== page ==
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e1534  renewable-fuel-standard  ethanol-lobby  engine-safety 

Mark Green

Mark Green
Posted July 28, 2014

Chicago’s two largest daily newspapers both are editorializing against a proposed ordinance that would require the city’s gasoline stations to offer E15 fuel – a bad idea we debunked last week.

The Chicago Sun-Times and Chicago Tribune cite a number of similar reasons for opposing the E15 mandate: research showing vehicle engines could be damaged from using a fuel for which they weren’t designed or warranted; significant cost impacts on small business owners who would have to retrofit filling stations to accommodate mandated E15; and skepticism for E15’s promised benefits.

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e15-gas-blend  engine-safety  epa34  ethanol-lobby  consumers 

Bob Greco

Bob Greco
Posted November 6, 2013

They’re at it again. The ethanol lobby’s biggest voice, the Renewable Fuels Association (RFA), issued a press release last week trying to defend E15, the controversial fuel blend containing up to 15 percent ethanol. Only in this case, RFA was defending against an imaginary argument.

RFA claims the development of new vehicle models that can withstand E15 – which research has shown could damage enginesand fuel systems in models that weren’t designed to use it – “shines a bright light on Big Oil’s long-sustained, detrimental resistance to infrastructure build out.”

It’s an imaginary argument because no one opposed the increasing availability of E15-compatible cars. The problem with E15 is the 95 percent of the vehicle fleet that isn’t built to handle E15 and the retroactive nature of the E15 partial waiver.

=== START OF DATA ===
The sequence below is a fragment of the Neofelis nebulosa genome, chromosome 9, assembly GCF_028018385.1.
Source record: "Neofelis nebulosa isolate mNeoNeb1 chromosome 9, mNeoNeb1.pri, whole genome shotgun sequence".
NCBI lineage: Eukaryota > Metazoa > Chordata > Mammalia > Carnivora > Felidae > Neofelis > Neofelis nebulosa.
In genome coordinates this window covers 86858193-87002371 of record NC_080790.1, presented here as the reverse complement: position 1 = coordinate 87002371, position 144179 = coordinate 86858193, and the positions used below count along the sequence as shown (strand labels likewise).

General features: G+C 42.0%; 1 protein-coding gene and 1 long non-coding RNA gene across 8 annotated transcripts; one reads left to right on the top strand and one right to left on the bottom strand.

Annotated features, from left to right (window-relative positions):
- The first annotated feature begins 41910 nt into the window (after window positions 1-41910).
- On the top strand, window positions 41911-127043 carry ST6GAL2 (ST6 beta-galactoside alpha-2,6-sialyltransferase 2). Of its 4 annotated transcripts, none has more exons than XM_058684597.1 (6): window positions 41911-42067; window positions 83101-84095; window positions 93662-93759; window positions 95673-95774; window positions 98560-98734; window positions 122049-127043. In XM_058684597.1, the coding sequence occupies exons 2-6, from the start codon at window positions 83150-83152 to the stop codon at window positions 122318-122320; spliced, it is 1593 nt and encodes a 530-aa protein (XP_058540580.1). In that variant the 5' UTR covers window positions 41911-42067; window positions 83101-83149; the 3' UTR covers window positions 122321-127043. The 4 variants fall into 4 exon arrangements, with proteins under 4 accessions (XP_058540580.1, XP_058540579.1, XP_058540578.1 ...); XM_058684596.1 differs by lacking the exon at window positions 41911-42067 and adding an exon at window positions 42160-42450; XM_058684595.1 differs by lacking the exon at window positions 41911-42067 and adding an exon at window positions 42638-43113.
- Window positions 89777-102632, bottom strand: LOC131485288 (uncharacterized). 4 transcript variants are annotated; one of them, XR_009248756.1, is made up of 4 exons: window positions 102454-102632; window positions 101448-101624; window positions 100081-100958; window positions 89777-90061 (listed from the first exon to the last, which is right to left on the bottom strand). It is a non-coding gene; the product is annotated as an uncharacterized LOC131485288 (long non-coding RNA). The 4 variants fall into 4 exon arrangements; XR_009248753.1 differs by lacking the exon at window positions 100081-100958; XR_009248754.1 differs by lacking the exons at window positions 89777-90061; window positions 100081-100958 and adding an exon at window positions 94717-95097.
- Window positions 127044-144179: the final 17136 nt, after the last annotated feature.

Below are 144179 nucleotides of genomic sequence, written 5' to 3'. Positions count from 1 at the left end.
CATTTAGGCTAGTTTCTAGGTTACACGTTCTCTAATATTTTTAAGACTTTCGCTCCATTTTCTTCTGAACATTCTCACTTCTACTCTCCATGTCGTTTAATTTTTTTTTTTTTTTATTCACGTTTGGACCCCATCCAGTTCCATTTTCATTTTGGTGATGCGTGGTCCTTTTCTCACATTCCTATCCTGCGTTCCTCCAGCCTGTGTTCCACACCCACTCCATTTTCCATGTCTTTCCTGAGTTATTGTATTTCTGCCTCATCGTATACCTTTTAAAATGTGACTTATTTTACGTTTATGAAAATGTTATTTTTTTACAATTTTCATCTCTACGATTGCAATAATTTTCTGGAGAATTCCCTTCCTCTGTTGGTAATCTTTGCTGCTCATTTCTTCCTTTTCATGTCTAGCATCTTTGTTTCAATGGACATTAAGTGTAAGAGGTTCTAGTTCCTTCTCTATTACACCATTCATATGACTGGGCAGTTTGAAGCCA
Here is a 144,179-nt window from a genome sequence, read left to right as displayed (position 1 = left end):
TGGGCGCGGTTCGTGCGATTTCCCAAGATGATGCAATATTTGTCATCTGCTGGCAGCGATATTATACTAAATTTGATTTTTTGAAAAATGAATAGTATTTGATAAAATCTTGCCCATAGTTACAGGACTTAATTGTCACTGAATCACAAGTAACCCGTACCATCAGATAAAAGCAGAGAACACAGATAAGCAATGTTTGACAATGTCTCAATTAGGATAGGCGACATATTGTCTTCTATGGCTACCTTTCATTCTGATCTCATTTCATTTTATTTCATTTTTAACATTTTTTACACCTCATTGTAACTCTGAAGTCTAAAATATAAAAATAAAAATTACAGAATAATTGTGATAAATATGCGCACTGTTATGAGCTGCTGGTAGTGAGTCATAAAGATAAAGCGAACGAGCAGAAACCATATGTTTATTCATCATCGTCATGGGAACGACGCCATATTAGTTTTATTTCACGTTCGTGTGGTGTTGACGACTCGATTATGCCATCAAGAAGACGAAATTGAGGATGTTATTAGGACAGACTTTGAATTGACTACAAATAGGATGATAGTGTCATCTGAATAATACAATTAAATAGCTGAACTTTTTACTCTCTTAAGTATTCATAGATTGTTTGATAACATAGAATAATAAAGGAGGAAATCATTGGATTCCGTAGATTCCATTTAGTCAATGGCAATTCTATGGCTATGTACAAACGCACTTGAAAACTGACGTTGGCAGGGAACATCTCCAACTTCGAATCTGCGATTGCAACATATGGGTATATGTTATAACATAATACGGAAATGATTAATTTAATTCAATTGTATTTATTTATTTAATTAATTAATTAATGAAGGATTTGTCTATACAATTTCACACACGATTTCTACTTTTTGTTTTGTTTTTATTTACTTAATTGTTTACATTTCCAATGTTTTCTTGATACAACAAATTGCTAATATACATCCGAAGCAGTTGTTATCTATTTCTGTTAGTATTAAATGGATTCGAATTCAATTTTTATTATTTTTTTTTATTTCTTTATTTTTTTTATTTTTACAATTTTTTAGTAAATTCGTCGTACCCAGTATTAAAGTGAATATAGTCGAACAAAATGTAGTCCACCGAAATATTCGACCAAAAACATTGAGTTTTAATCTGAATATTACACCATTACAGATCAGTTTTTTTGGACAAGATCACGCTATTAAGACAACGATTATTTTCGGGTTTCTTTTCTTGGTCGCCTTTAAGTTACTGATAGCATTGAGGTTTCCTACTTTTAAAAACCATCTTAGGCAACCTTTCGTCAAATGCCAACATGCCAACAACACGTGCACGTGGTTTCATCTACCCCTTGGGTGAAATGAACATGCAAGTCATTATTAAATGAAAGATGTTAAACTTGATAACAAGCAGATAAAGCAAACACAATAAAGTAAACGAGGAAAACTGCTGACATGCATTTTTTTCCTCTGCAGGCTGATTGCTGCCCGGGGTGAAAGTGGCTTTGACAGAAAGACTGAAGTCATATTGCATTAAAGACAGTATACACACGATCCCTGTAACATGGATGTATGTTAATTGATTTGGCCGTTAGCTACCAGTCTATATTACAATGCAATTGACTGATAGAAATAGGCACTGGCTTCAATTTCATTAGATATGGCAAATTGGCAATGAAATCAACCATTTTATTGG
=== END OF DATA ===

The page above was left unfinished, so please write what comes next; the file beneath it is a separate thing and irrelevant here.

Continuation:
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rfa34  renewable-fuels-standard  ethanol-lobby  ethanol  epa34  e1534  coordinating-research-council 

Mark Green

Mark Green
Posted February 1, 2013

The ethanol lobby doesn’t like the latest research on E15 – gasoline containing 15 percent ethanol – because it raises questions about EPA’s premature decision to approve E15 for use in post-2001 cars and light-duty trucks. The Coordinating Research Council (CRC) study warns that E15 could damage fuel pumps and onboard fuel measurement systems, potentially affecting millions of vehicles. This follows last year’s CRC finding that E15 could damage car and truck engines.  

Since ethanol producers’ goal is more ethanol use, and an EPA pullback on E15 would get in the way of that goal, attacks on both studies – such as those by the Renewable Fuels Association – aren’t surprising. But let’s be candid: They won’t be around if and when motorists end up on the side of the road with a seized-up fuel pump, damaged by E15 use.

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diesel  diesel-fuel  ethanol  gasoline  ethanol-contamination  rfa34  renewable-fuels-association  ethanol-lobby 

Bob Greco

Bob Greco
Posted September 14, 2012

A recent study suggested ethanol might be the source of corrosion in underground tanks used to store ultra low sulfur diesel fuel. Battelle, which conducted the study, checked a number of hypotheses, weighed the data and evidence and came to a conclusion pointing to ethanol

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